How to Calculate the Mass of the Earth's Atmosphere


We live at the bottom of an ocean of air, even if we're not always aware of this. Earth's atmosphere, like all other physical things and your aunt's cooking, has mass, a great deal of mass, in fact. Like other physical properties, mass can be measured, even the mass of something as seemingly daunting to calculate as this planet's atmosphere. You won't need a giant trash bag or a really big set of scales to measure the mass of the Earth's atmosphere, just some commonsense applications of the laws of physics and a few tools.

Things You'll Need

  • Barometer
  • Pen and paper
  • Calculator
  • Measure atmospheric pressure at sea level, using the barometer. Take multiple readings, on different days and in different spots, then average them out. The average level at sea level, according to the University of Illinois, is 29.92 inches of mercury, or 1,013.25 millibars, or 1 atmosphere (atm). That's 14.7 lbs. of pressure on every square inch of the Earth, or your body, notes, or about 1 kg of atmospheric mass for every square centimeter.

  • Calculate the surface area of the Earth. Think of the Earth as a ball whose radius, the distance from the center to the surface, is about 4,000 miles or 6,300 km. Apply the formula for determining the size of the surface of a sphere, 4 times pi (which we'll round off to 3.14) times the square of the radius. Write down the result, 498,506,400 square km.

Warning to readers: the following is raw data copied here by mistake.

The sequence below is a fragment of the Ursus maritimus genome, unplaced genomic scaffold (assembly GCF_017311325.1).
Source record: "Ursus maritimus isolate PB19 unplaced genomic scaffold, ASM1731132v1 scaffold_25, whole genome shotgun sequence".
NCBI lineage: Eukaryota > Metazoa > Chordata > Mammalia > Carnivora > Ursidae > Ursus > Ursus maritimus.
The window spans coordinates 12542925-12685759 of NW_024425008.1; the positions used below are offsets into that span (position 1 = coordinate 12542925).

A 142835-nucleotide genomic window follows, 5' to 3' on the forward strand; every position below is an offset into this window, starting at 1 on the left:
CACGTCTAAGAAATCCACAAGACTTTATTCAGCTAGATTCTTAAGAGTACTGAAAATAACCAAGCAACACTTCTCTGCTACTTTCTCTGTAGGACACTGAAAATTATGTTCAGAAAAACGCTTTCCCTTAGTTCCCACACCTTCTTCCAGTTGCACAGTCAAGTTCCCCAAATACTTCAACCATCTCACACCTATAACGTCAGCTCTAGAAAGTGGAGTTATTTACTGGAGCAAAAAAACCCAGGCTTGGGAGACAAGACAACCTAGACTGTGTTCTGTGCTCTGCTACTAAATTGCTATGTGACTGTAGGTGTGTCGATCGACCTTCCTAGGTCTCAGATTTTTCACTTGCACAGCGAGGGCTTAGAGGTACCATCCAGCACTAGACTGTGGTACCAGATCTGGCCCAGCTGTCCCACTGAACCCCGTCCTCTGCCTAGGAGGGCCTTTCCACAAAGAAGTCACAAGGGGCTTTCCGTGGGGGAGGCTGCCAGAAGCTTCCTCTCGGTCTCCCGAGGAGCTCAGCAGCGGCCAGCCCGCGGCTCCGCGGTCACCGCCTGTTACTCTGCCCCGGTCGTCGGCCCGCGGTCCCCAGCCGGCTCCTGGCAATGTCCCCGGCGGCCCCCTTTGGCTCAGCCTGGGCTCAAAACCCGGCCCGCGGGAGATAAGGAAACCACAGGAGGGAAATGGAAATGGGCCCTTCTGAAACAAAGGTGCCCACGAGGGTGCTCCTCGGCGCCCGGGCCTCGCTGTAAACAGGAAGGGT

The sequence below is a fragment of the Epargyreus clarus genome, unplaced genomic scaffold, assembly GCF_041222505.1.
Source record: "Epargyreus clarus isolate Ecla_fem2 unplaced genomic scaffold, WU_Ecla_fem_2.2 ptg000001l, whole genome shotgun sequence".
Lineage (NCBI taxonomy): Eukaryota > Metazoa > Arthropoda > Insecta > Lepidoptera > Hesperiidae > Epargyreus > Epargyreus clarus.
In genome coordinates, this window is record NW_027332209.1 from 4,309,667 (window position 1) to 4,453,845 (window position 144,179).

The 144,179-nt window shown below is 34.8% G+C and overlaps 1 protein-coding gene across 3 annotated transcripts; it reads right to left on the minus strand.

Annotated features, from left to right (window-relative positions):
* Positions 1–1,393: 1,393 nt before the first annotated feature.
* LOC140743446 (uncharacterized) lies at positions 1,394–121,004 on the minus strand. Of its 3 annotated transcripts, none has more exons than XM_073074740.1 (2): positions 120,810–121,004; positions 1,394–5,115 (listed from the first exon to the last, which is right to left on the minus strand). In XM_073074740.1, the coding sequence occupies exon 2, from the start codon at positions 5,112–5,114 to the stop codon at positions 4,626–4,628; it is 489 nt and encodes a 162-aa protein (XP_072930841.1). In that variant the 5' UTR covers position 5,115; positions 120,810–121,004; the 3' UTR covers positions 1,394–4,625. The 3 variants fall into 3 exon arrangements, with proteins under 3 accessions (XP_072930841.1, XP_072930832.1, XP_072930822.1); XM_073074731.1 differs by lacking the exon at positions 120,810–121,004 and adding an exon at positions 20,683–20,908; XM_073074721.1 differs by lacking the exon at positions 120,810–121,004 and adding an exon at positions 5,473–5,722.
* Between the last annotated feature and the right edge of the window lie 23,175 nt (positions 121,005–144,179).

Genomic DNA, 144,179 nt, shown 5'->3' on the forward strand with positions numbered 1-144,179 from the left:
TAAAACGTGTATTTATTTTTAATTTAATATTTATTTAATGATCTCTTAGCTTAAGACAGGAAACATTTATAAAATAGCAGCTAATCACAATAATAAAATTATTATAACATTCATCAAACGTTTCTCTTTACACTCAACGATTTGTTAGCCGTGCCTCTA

• Convert square kilometers to square centimeters; there are 10 billion square cm in each square km, or a 1 followed by 10 zeroes. Following that formula in our example yields 4,985,064,000,000,000,000 square cm. Since each square centimeter of the Earth's surface has a kilogram of mass over it, and there are 1,000 kg in a metric ton, the total atmospheric mass works out to about 5 times 10 to the 15th power metric tons, or 5 quadrillion metric tons.

Tips & Warnings

  • These numbers are all estimates, of course. The Earth isn't a perfect sphere, and the atmosphere isn't a perfect wrap, either. Whether the air is dry or wet can have a big effect on the numbers, too; researchers Kevin Trenberth and Lesley Smith point out that atmospheric mass, depending on the water vapor in the air, can range by 1.5 quadrillion tons.
  • Big as those numbers sound, remember that the Earth itself is a million times more massive than its atmosphere, says the Santa Cruz Institute for Particle Physics.
  • Don't confuse "mass" with "weight," even though both are measured in pounds or kilograms. Mass measures the amount of matter. The weight of that matter depends on the force of gravity; mass doesn't. An astronaut with a mass of 200 lbs. on Earth will have the same mass while floating in weightless space.

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